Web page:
The NCAA took the proper action Wednesday. The governing body elected to grant another year of eligibility to all winter sports athletes.
That means collegiate athletes such as swimmers, basketball players and wrestlers can compete in any number of meets, games and matches this upcoming season and it won’t count against their eligibility clock.
This is huge news for the University of Wyoming men’s basketball team. This ruling is as impactful for the Pokes as any team in the country.
Jeff Linder is entering his first season as the head coach of UW. He comes to Laramie from Northern Colorado, and judging by his success in Greeley, there’s little doubt he’ll succeed in the High Plains. But that imminent success may not happen overnight. Linder is a new coach, with new philosophies, a new style of play and it may take time for that to firmly grab hold at Wyoming.
Linder is coming in tasked with changing a culture, and to be blunt, a losing culture. The Pokes were a combined 17-48 over the last two seasons.
While the Pokes had talent, it didn’t materialize into many victories. Linder will have to remain patient as the Cowboys try to develop a winning mentality with players who’ve largely lost on a consistent basis.
There’s veteran talent on this 2020-21 UW roster that was unfortunately caught in a losing culture. Players such as Hunter Maldonado, Hunter Thompson and Kwayne Marble II are good players, bonafide upper-echelon Mountain West Conference players, and they proved it at last year’s conference tournament.
But that conference tournament run was a small blip on what has been a bumpy road. By in large, the team has struggled the last couple years, and a, pardon the cliche, culture change is in order.
That process usually takes time. It takes time for a new head coach to implement his systems and his philosophies. It takes time for that new team to adopt those mentalities and those philosophies.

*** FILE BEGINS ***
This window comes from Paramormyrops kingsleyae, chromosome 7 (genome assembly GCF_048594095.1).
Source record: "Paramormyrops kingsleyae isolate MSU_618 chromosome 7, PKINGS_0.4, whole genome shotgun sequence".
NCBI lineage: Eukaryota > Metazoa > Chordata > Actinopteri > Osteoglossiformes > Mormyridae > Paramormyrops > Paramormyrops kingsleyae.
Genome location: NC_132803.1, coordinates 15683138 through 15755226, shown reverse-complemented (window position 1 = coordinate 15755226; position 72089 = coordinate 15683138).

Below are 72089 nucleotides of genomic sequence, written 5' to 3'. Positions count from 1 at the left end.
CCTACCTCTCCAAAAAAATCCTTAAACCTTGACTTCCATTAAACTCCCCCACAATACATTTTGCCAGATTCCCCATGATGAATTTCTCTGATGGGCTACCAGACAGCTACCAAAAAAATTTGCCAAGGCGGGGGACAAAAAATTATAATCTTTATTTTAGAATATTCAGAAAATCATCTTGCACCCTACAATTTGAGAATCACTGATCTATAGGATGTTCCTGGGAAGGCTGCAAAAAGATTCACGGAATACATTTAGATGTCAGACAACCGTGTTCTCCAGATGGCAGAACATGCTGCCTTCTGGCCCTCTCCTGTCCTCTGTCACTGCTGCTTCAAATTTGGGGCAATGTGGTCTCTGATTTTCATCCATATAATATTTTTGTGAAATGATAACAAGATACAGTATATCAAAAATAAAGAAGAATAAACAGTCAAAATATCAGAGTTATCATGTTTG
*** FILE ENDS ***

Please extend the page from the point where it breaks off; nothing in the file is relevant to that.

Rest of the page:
The NCAA’s ruling — essentially not counting this upcoming season against an athlete’s eligibility clock — gives Linder another year with Maldonado, Thompson, Marble and others. It allows Linder a test run of sorts in 2020-21, as this season can be one where he works out all the kinks with no sand falling down in the hourglass.
It’s not a question of whether an extra year will have an impact on the aforementioned UW players, but how big an impact. That proof, as they say, is in Greeley.
Jonah Radebaugh made a significant leap in his third season under Linder, jumping from 9.5 points per game to 16.5 ppg. Jordan Davis vaulted from averaging 16.3 ppg as a junior to one who averaged 23.5 ppg as a senior. Andre Spight scored a modest 6.6 ppg at Arizona State, and when he transferred to Linder’s UNC Bears, he poured in 22.5 ppg.
If Maldonado, Thompson and Marble take to Linder’s coaching, they too can experience a similar uptick in production. That’s precisely why an extra year of eligibility is so huge for Wyoming.
It allows more time for the inevitable growing pains that accompany a head coach at a new program. It allows more time for Linder to help Maldonado — who is a third-team All-MWC performer — fine tune an already mostly refined game. It affords more time for Linder to help Thompson realize his potential. It provides more time for Linder to help Marble reach his high ceiling.
Not much good has come out of the COVID-19 pandemic. The extra year of eligibility for winter sport athletes is a nice adjustment and one that will benefit Wyoming.
Pokes in the Pros
Cincinnati linebacker Logan Wilson logged his second-career interception in a 27-3 loss at Baltimore.
Atlanta running back Brian Hill registered 39 yards on six carries and added 15 yards on two receptions in a 23-16 loss to Carolina.
Chicago’s Tashaun Gipson recorded four tackles in the Bears’ 20-19 victory over Tampa Bay.